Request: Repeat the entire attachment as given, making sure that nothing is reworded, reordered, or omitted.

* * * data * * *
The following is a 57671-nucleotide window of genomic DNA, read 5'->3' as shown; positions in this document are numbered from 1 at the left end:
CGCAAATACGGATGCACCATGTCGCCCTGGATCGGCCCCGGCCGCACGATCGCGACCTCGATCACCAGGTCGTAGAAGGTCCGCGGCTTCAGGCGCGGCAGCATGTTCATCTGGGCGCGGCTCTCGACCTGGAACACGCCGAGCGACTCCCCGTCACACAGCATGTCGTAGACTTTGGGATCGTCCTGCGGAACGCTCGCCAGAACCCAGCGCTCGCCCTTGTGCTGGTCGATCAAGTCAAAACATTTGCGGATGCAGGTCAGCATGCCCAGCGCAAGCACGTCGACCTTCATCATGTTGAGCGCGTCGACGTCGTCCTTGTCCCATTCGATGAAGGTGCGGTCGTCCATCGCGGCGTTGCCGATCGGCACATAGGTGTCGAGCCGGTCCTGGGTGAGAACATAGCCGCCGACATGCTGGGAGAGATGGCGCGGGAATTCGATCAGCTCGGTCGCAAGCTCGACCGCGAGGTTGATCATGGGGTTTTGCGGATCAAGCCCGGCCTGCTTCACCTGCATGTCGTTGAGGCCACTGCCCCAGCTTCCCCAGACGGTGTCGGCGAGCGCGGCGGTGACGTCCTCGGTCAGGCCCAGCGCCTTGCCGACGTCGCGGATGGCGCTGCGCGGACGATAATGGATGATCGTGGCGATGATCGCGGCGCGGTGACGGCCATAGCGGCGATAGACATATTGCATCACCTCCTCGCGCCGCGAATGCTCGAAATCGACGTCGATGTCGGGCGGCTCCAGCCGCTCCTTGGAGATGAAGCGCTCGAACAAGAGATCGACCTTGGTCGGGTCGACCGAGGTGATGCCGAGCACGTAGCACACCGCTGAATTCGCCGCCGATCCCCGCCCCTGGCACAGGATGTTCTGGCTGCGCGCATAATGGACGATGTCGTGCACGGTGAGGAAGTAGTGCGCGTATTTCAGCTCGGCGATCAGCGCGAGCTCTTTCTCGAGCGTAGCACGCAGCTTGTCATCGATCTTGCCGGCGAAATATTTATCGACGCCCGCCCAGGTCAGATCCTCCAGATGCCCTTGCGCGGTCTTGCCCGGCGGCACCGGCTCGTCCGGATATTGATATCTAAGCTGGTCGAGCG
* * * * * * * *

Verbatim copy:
The following is a 57671-nucleotide window of genomic DNA, read 5'->3' as shown; positions in this document are numbered from 1 at the left end:
CGCAAATACGGATGCACCATGTCGCCCTGGATCGGCCCCGGCCGCACGATCGCGACCTCGATCACCAGGTCGTAGAAGGTCCGCGGCTTCAGGCGCGGCAGCATGTTCATCTGGGCGCGGCTCTCGACCTGGAACACGCCGAGCGACTCCCCGTCACACAGCATGTCGTAGACTTTGGGATCGTCCTGCGGAACGCTCGCCAGAACCCAGCGCTCGCCCTTGTGCTGGTCGATCAAGTCAAAACATTTGCGGATGCAGGTCAGCATGCCCAGCGCAAGCACGTCGACCTTCATCATGTTGAGCGCGTCGACGTCGTCCTTGTCCCATTCGATGAAGGTGCGGTCGTCCATCGCGGCGTTGCCGATCGGCACATAGGTGTCGAGCCGGTCCTGGGTGAGAACATAGCCGCCGACATGCTGGGAGAGATGGCGCGGGAATTCGATCAGCTCGGTCGCAAGCTCGACCGCGAGGTTGATCATGGGGTTTTGCGGATCAAGCCCGGCCTGCTTCACCTGCATGTCGTTGAGGCCACTGCCCCAGCTTCCCCAGACGGTGTCGGCGAGCGCGGCGGTGACGTCCTCGGTCAGGCCCAGCGCCTTGCCGACGTCGCGGATGGCGCTGCGCGGACGATAATGGATGATCGTGGCGATGATCGCGGCGCGGTGACGGCCATAGCGGCGATAGACATATTGCATCACCTCCTCGCGCCGCGAATGCTCGAAATCGACGTCGATGTCGGGCGGCTCCAGCCGCTCCTTGGAGATGAAGCGCTCGAACAAGAGATCGACCTTGGTCGGGTCGACCGAGGTGATGCCGAGCACGTAGCACACCGCTGAATTCGCCGCCGATCCCCGCCCCTGGCACAGGATGTTCTGGCTGCGCGCATAATGGACGATGTCGTGCACGGTGAGGAAGTAGTGCGCGTATTTCAGCTCGGCGATCAGCGCGAGCTCTTTCTCGAGCGTAGCACGCAGCTTGTCATCGATCTTGCCGGCGAAATATTTATCGACGCCCGCCCAGGTCAGATCCTCCAGATGCCCTTGCGCGGTCTTGCCCGGCGGCACCGGCTCGTCCGGATATTGATATCTAAGCTGGTCGAGCG